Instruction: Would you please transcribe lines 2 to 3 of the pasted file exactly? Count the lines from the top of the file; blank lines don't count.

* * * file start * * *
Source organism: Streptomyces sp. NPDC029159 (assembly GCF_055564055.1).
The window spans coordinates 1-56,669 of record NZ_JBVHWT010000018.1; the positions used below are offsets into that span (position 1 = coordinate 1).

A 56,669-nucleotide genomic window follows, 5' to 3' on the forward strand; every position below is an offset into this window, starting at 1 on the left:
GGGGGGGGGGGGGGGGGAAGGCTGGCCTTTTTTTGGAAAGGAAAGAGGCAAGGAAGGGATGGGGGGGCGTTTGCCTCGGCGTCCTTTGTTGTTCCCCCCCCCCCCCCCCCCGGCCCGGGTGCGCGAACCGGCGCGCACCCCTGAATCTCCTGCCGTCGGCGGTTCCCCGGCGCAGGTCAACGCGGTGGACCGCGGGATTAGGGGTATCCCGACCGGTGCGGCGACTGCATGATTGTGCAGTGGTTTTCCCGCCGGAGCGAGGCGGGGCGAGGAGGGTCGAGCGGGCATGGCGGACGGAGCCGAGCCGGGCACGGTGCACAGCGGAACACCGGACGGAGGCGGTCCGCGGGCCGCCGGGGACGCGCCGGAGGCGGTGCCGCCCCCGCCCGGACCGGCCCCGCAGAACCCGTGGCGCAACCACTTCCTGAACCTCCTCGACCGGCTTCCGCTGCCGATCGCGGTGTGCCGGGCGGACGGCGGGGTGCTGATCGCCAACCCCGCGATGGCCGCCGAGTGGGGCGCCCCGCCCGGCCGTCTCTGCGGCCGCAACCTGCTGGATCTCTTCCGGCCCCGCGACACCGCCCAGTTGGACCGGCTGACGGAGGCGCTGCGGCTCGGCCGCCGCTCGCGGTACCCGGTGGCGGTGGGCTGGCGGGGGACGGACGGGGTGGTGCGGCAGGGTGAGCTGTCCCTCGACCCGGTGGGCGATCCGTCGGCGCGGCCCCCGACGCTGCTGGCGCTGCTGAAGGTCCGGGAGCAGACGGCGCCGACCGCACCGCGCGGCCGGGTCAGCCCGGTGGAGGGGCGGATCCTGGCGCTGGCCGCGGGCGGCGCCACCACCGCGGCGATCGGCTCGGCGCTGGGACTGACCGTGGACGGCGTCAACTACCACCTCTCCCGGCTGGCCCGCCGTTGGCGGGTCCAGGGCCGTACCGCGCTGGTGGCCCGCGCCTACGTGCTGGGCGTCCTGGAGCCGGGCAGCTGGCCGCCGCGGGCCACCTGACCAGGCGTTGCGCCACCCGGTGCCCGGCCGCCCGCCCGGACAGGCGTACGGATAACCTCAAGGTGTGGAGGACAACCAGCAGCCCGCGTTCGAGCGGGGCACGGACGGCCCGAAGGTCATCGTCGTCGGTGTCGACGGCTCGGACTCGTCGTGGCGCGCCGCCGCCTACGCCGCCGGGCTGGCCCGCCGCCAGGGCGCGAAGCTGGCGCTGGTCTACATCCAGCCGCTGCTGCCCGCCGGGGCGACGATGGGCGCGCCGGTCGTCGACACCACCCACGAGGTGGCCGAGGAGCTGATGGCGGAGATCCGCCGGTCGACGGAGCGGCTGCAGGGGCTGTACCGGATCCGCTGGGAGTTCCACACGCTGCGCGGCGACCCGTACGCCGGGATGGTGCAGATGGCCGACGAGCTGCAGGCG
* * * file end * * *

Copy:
The window spans coordinates 1-56,669 of record NZ_JBVHWT010000018.1; the positions used below are offsets into that span (position 1 = coordinate 1).

A 56,669-nucleotide genomic window follows, 5' to 3' on the forward strand; every position below is an offset into this window, starting at 1 on the left: